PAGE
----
Juneau, Alaska (KINY) - Two contemporary athletes who shined on every stage and a man who was transformed a community through sports highlight the incoming class of Alaska Sports Hall of Fame inductees.
Reggie Tongue of Fairbanks, Jessica Moore of Palmer, and Joe Floyd of Kodiak will all be inducted into the Alaska Sports Hall of Fame Class of 2023. Kikkan Randall's Olympic Gold Medal in 2018 will be inducted in the Moment category, and the State Basketball Tournament/March Madness Alaska will be inducted as an Event.
This will be the 15th class honored by the Alaska Sports Hall of Fame, which uses a selection process based on votes from the Hall of Fame 9-person selection panel, past inductees and the public.
The Class of 2023 is scheduled to be inducted at 6pm, Thursday, April 27th, at the Anchorage Museum Atrium at a banquet and ceremony that also features the presentation of the annual athlete of the year awards.
A second-round draft choice of the Kansas City Chiefs in 1996, Tongue played in the NFL for ten years.
A defensive back, he started 116 of 145 career games with Kansas City, Seattle and the New York Jets. He has more tackles (676), touchdowns (5) and interceptions (17) than any other Alaskan who played in the NFL. He was named to the Seattle Seahawks 2000-2009 All-Decade Team as a strong safety.
A star at Lathrop High School, he was a two-time All-Pac-10 selection at Oregon State University, where in 1994 he tied a Pac-10 record with three interceptions returned for touchdowns. He still ranks No. 2 in school history with 363 tackles. He was the 1990 Alaska Player of the Year at Lathrop High School.
Also a track star at Lathrop, Tongue is widely regarded as one of the most athletically gifted football players to ever come out of Alaska, and a hard hitter who instilled fear in in opposing players.
"Reggie Tongue was a very good running back, but he was a great defensive back at Lathrop High, fast and ferocious," recalled Alaska Sports Hall of Fame selection panel member and former Anchorage Daily News reporter Doyle Woody. "By his senior year, there were games in which opposing ball carriers and receivers increasingly sought the sanctuary of the sidelines because they had no taste for more of Tongue’s punishing, demoralizing hits."
As imposing a presence as he was on the field, he was equally soft-spoken and caring off the field.
"Reggie was an amazing student athlete that all staff and students admired and respected," said former Lathrop Assistant Coach Tyrone Oates, "He was a very quiet individual that loved to compete. He challenged himself on and off the field and always cared about those who were less fortunate."
Moore was a winner at every level of her basketball career.
In high school, she led the Colony Knights to two basketball state titles. She was also an outstanding volleyball player and was a part of two volleyball state championships. Moore was named Alaska's Athlete Of The Year both her junior and senior high school years.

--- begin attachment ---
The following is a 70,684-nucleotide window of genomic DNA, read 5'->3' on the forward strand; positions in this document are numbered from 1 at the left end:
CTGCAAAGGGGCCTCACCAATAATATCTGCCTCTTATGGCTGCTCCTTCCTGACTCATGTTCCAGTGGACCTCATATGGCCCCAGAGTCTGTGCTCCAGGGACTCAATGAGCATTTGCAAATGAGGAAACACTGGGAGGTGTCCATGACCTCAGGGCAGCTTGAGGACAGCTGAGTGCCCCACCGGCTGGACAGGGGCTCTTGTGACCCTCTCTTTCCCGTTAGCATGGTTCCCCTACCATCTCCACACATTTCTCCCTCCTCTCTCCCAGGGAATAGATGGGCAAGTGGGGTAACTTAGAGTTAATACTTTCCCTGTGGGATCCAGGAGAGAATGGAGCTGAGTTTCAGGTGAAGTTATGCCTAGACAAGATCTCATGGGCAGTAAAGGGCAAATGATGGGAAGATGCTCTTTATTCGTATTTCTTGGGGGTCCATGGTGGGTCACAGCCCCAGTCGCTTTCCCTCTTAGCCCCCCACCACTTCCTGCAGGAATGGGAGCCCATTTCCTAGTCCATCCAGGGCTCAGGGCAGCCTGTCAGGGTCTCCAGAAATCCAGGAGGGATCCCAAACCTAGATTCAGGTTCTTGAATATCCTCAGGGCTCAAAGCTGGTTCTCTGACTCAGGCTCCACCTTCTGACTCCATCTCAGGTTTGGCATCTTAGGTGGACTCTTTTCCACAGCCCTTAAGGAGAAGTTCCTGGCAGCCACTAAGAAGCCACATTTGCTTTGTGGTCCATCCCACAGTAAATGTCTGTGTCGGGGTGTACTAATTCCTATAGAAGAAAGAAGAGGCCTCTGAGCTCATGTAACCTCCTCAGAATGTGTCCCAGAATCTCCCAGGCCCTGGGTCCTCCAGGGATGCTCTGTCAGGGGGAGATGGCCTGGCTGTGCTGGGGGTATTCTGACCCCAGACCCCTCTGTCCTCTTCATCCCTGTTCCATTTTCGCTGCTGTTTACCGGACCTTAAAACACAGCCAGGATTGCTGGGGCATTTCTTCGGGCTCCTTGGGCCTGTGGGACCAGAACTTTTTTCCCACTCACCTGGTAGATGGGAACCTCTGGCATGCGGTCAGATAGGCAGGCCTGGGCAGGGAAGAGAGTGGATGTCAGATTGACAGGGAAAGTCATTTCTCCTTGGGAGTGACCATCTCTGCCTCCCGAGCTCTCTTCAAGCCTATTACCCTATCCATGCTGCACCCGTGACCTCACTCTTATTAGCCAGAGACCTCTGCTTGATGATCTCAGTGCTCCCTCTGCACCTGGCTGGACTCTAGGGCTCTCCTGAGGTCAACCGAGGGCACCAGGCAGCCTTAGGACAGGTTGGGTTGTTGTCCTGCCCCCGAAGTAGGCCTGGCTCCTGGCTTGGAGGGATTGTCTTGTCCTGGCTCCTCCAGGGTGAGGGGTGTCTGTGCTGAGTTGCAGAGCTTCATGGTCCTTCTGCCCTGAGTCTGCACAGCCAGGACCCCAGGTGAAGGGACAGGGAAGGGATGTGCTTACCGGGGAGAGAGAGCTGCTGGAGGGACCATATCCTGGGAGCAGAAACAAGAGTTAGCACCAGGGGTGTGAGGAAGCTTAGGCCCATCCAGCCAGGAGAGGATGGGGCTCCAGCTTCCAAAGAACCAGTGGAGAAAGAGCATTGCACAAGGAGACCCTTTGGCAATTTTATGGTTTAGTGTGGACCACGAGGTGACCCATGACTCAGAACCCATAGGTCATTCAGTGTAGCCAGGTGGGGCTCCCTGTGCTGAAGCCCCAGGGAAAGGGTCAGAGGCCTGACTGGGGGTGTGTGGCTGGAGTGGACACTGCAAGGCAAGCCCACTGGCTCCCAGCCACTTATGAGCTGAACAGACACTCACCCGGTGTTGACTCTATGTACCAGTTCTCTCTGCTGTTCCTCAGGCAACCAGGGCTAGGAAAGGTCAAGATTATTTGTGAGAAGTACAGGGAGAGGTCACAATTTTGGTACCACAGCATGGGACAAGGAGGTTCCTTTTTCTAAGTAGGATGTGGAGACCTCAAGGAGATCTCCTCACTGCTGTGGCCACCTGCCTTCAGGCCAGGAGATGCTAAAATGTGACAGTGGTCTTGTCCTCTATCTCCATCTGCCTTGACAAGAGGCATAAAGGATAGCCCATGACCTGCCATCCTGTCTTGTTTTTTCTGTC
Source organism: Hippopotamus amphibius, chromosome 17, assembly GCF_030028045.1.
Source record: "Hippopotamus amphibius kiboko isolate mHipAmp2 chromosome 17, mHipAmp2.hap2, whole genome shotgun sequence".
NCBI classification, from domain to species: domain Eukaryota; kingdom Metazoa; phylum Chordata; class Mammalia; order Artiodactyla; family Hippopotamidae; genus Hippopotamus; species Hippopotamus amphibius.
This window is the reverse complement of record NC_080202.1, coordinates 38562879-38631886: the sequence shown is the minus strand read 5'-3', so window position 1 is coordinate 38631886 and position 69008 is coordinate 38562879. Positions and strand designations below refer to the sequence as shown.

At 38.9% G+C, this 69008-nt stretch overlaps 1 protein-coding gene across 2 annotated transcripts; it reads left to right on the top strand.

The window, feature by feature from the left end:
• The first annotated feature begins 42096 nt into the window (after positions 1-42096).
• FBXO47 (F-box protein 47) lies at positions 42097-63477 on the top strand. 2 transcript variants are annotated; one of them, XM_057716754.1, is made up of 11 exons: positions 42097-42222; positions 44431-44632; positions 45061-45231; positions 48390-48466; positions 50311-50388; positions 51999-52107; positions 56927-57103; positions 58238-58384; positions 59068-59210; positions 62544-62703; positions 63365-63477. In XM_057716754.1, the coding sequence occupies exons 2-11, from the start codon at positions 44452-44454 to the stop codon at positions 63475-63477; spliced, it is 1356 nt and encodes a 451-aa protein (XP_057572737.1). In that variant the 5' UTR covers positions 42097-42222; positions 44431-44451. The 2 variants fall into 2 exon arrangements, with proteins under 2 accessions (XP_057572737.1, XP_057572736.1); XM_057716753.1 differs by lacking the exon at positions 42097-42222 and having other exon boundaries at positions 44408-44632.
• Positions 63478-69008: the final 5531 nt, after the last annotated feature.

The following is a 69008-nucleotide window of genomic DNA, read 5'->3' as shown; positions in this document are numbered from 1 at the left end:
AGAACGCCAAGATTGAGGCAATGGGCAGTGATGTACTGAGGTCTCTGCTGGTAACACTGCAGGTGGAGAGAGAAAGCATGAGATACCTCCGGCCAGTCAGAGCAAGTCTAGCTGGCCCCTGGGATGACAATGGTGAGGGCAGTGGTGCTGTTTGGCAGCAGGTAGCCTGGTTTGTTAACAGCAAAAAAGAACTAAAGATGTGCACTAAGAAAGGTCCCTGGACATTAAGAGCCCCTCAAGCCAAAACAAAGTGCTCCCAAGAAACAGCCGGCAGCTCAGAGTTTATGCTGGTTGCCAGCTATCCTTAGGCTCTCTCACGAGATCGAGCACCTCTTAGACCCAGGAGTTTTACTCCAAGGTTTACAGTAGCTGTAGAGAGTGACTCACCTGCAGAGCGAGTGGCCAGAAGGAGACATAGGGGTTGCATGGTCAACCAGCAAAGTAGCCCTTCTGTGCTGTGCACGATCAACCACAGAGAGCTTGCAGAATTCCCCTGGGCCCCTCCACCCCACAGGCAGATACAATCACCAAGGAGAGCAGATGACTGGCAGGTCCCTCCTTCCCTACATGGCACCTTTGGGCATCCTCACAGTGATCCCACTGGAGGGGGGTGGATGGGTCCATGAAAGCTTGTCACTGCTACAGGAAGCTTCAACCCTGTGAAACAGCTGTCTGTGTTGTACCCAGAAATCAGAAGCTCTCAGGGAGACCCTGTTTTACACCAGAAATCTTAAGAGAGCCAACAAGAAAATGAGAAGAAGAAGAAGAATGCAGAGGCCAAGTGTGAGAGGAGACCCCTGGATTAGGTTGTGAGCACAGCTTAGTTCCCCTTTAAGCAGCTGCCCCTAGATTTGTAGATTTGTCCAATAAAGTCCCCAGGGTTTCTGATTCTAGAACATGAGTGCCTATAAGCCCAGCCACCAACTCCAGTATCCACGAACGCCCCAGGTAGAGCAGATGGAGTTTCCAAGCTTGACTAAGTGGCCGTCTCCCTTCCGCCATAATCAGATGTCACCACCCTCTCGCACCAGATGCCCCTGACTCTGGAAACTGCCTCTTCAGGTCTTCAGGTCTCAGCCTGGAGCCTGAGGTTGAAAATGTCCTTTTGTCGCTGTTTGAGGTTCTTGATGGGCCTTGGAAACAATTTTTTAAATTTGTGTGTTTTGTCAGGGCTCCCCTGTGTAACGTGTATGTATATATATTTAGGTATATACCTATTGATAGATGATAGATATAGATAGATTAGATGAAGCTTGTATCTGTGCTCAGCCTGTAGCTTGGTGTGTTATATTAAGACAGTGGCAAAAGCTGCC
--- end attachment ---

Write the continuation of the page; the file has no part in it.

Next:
In college, Moore won three NCAA Division I Women's Basketball Tournament championships with the University of Connecticut. During her third championship game with the Huskies, Moore suffered a torn ACL during the game. She remained in the game finishing with 14 points, and nine rebounds despite the injury that would require surgery.
She was a key member of the Team USA U19 bronze medal team at the 2001 World Championships.
In the WNBA, Moore played nine seasons and reached the Western Conference Finals in 2006 and 2008 with the Los Angeles Sparks, and the 2009 WNBA Finals with the Indiana Fever. She ranks second among Alaskans in the WNBA with 644 points and 450 rebounds in 222 games. Her 22 playoff appearances is No. 1 in state history by a mile.
Moore's showed what's possible for a girl from Alaska, and her success set an example for other Alaskan hoops standouts like Kelsey Griffin and Ruthy Hebard who followed her to the WNBA.
"Jessica Moore’s career speaks for itself when it comes to her Hall of Fame credentials," said Selection Panel Chair Beth Bragg. "But she was also a pioneer, someone who showed Alaska girls that there are few limits to those with talent and drive. At 6-foot-3, Moore could practically touch the glass ceiling with her fingertips — and she proceeded to shatter it for generations to come."
The architect of the Kodiak High School athletic department beginning in 1955, Joe Floyd played an integral role in establishing every sport at the school, and he coached most of them.
He was especially active in wrestling, basketball and baseball. Floyd was inducted into the Alaska Wrestling Hall of Fame in 2002 and the Alaska High School Hall of Fame in 2007.
In 2012, when the Alaska Sports Hall of Fame initiated its Directors’ Awards, it named the award given for “significant and lasting contribution to Alaska through sports” after Floyd.
Joe Floyd passed away in February, 2020.
“Sports are woven through the fabric of life in our state, especially in rural Alaska,” Harlow Robinson, executive director of the Alaska Sports Hall of Fame shared with the Anchorage Daily News at the time of his death. “When our board decided we wanted to present an annual award to recognize some of those folks that work tirelessly and selflessly to improve their communities through sports, it was obvious we needed to call it the Joe Floyd Award. I don’t even recall there being a moment of deliberation. It was immediate consent.”